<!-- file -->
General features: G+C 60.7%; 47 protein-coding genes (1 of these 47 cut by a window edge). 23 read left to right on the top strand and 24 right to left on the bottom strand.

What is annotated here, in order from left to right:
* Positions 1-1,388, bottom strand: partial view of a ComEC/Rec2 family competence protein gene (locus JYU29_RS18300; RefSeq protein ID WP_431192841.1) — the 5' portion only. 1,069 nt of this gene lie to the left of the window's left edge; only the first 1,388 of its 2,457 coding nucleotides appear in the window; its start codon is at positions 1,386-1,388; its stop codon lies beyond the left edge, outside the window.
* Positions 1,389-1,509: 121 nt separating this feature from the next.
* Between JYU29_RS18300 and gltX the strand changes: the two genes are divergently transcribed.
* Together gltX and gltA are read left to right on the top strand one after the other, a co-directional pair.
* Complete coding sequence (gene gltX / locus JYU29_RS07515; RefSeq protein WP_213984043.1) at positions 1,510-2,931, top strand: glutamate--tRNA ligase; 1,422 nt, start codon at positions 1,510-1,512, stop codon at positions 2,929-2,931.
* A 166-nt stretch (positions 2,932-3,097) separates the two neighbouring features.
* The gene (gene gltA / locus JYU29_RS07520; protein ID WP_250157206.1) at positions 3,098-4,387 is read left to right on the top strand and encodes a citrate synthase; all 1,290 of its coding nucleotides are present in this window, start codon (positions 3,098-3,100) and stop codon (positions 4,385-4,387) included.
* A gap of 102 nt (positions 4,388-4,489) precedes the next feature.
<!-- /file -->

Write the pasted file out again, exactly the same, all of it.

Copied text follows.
General features: G+C 60.7%; 47 protein-coding genes (1 of these 47 cut by a window edge). 23 read left to right on the top strand and 24 right to left on the bottom strand.

What is annotated here, in order from left to right:
* Positions 1-1,388, bottom strand: partial view of a ComEC/Rec2 family competence protein gene (locus JYU29_RS18300; RefSeq protein ID WP_431192841.1) — the 5' portion only. 1,069 nt of this gene lie to the left of the window's left edge; only the first 1,388 of its 2,457 coding nucleotides appear in the window; its start codon is at positions 1,386-1,388; its stop codon lies beyond the left edge, outside the window.
* Positions 1,389-1,509: 121 nt separating this feature from the next.
* Between JYU29_RS18300 and gltX the strand changes: the two genes are divergently transcribed.
* Together gltX and gltA are read left to right on the top strand one after the other, a co-directional pair.
* Complete coding sequence (gene gltX / locus JYU29_RS07515; RefSeq protein WP_213984043.1) at positions 1,510-2,931, top strand: glutamate--tRNA ligase; 1,422 nt, start codon at positions 1,510-1,512, stop codon at positions 2,929-2,931.
* A 166-nt stretch (positions 2,932-3,097) separates the two neighbouring features.
* The gene (gene gltA / locus JYU29_RS07520; protein ID WP_250157206.1) at positions 3,098-4,387 is read left to right on the top strand and encodes a citrate synthase; all 1,290 of its coding nucleotides are present in this window, start codon (positions 3,098-3,100) and stop codon (positions 4,385-4,387) included.
* A gap of 102 nt (positions 4,388-4,489) precedes the next feature.